Find out how certain types of wood make our speakers sound... well, better.
As TV's Todd Hoffman from the show Gold Rush would say, "Yeah, I know what wood is, but what the frick is a tonewood?" We've been asked that more than a few times now, so we figured it was time to clue all of you in as to what the frick a tonewood is and why it's important to what we do. Well, sit back and strap in, we're about to drop some knowledge on you.
Lesson one: First things first. We're all in agreement that speakers should sound good, right? Right. Well, the materials most commonly used in speaker manufacturing these days (i.e. plastic, MDF, metal, etc.) actually prevent your music from sounding as good as possible. So why do other companies make speakers using these materials? It's cheap and easy. Throw together a plastic box in some factory overseas, stuff it with sub par electronics, mark it up several hundred percent, then sell it as a high quality speaker. Oh look, we just described Beats by Dre's business plan.
Since the goal of both an instrument and a speaker is to produce the best, richest sound possible, it only makes sense to design a speaker using the same materials that are used to design the instruments that created the original sound. That main material is natural, organic, sustainable wood. Certain types of wood are frequently used to build instruments as they have specific mechanical properties, such as stiffness, elasticity, etc., that allow them to reproduce sound perfectly. These kinds of woods are known as, well, tonewoods. Wood varieties such as spruce, yew, walnut, maple, mahogany, and koa, are all commonly used to make instruments and are thus part of this 'tonewood' group. Ever seen high-end instruments such as a Fender Stratocaster or Stradivarius violin made out of plastic? Yeah, neither have we. So why should the sound produced by those instruments be played on a speaker made from materials (cough, plastic, cough) that actually reduce the richness of the original sound?
Sound is created by vibrations. When a material vibrates, it vibrates the air around it, and those vibrations travel to your ear, where they are picked up and recognized as sounds. Different vibrational frequencies produce different sounds. The mechanical properties of a material affect the frequency at which a material vibrates, ultimately affecting the resulting sound the material produces. Quick test, tap on a piece of wood, what does it sound like? Now tap on a piece of plastic. We rest our case.
In engineering terms, a material is described as "orthotropic" when it has mechanical properties such as strength, stiffness, and elasticity in three mutually perpendicular planes. Wood naturally has different values for those properties depending on the direction in which those values are measured. Wood's properties can be measured in the circumferential direction (tangential to the growth rings), in the axial direction (up and down the trunk along the grain), and in the radial direction (from the center of the trunk out). This naturally occurring structure is nearly impossible to replicate in man-made materials such as plastic, particleboard, or MDF (Medium-Density Fiberboard), even with today's technology.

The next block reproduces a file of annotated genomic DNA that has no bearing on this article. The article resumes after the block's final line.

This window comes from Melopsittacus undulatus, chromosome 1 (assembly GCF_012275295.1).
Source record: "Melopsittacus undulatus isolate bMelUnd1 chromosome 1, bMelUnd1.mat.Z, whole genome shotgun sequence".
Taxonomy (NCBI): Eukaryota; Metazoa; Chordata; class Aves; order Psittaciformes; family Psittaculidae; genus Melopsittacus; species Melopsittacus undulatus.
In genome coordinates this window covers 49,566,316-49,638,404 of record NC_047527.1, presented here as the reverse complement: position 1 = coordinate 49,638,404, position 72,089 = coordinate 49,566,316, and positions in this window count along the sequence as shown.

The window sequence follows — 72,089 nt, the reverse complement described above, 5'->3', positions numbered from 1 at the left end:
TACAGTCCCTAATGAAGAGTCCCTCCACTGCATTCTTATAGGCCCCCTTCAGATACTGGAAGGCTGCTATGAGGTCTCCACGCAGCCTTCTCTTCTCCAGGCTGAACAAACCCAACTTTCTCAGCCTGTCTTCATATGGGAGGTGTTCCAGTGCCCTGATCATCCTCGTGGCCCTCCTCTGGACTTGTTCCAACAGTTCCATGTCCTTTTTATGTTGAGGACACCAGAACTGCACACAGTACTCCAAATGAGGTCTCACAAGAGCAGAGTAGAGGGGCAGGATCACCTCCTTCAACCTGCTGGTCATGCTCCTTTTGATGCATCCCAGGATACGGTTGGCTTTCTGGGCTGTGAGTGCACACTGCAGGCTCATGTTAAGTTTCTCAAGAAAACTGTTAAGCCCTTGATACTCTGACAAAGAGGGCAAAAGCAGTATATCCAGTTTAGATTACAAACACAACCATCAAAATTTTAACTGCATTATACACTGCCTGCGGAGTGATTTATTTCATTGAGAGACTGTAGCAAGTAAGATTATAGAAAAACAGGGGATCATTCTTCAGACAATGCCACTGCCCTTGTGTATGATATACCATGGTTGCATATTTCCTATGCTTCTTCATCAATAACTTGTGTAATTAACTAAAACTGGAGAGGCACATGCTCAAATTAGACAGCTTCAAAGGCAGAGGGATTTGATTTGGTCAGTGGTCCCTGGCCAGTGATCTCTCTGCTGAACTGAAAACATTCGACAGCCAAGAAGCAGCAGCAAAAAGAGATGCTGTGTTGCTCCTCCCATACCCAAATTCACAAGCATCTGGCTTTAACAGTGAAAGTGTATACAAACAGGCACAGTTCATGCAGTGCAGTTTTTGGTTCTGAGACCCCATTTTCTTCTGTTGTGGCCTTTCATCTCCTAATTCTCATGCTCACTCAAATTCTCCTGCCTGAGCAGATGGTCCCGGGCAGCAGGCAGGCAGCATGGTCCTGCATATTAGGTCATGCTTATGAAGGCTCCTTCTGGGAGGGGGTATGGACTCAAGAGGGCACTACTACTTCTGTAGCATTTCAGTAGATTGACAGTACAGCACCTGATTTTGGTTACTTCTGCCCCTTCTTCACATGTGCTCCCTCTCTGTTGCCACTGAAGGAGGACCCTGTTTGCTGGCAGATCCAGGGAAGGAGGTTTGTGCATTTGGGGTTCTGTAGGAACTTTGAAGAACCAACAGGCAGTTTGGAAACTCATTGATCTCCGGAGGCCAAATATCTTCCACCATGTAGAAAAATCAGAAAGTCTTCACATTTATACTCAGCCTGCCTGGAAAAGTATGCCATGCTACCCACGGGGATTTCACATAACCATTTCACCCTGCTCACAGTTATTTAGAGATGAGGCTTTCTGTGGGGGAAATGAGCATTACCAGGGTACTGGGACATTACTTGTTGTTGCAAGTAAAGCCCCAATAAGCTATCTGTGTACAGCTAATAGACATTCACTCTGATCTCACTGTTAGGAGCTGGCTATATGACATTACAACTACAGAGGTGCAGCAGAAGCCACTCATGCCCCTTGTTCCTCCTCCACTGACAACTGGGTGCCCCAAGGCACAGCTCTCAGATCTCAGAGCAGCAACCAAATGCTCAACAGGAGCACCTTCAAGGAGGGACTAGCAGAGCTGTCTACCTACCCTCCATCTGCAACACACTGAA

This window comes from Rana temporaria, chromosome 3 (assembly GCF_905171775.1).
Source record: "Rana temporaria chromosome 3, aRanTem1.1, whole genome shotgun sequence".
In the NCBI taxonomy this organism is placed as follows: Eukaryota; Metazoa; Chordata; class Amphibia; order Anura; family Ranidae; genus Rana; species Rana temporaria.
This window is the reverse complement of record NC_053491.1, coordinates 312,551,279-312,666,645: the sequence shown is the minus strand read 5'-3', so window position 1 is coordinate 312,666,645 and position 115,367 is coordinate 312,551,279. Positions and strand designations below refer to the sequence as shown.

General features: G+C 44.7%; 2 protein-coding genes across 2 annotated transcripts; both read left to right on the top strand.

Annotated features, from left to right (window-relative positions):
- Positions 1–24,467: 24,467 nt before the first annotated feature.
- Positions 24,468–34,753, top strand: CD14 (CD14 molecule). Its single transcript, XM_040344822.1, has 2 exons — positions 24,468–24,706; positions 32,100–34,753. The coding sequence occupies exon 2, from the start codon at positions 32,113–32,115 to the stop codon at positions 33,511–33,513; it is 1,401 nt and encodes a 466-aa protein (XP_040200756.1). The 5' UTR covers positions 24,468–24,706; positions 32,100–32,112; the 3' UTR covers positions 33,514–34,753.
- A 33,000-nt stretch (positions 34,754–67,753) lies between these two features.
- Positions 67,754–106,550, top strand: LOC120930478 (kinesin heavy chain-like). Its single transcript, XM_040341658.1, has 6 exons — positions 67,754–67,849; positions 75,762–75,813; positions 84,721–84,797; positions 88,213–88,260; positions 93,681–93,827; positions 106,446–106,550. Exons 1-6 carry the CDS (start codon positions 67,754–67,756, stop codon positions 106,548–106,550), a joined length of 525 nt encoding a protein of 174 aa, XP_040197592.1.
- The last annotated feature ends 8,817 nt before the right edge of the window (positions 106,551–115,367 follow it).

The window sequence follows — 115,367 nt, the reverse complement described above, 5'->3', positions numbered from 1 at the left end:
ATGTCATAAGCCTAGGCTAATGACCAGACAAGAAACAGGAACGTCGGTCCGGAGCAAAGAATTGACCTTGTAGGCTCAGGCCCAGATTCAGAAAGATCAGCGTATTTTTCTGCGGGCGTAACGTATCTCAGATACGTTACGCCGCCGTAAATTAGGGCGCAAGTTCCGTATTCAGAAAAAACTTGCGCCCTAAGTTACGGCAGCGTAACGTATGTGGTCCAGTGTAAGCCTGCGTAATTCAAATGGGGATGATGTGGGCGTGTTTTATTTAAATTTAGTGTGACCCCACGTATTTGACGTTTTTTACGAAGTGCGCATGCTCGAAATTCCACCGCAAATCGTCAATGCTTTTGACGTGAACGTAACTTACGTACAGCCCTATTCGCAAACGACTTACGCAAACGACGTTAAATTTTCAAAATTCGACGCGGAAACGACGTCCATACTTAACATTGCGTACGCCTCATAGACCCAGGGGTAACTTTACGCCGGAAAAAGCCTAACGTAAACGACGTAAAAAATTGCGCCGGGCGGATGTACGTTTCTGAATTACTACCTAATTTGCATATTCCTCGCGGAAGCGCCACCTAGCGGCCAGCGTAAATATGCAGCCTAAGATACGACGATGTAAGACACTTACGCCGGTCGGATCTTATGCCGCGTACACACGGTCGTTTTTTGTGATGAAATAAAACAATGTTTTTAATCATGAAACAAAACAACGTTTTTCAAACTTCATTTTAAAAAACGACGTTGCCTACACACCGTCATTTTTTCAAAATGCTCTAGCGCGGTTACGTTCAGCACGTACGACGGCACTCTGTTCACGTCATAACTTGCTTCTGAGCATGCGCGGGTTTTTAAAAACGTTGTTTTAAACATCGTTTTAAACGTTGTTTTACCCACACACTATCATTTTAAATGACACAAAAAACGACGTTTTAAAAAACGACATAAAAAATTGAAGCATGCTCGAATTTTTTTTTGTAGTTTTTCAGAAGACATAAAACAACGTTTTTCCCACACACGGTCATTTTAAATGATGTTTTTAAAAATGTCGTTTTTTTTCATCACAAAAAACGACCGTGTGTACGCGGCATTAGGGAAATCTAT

The different mechanical properties along the three mutually perpendicular planes of a tonewood are structured in such a way that allows soundwaves to be transformed into three slightly different, yet perfectly complimentary soundwaves as they pass through the material. This enables an instrument or a speaker made of a tonewood to emit a far richer and deeper sound than something made from a material such as plastic that only resonates with a single frequency. The difference in sound is like hearing the completeness of a chord as opposed to a single note. Build your speaker like an instrument, and it will sound as good as one. Makes sense, right?
We've chosen to use four different tonewoods in building our speakers: American Black Walnut, African Mahogany, American Black Cherry, and American Hard Maple. These tonewoods have a lengthy history in the musical industry, so we figured they were a good place to start. As each tonewood type is slightly different from one another, they each act almost as natural equalizers, sounding slightly different, highlighting different subtleties of music similar to how the Dance, Rock, Classical, or Jazz equalizer settings on your music player does. Basically, it makes our speakers sound better.
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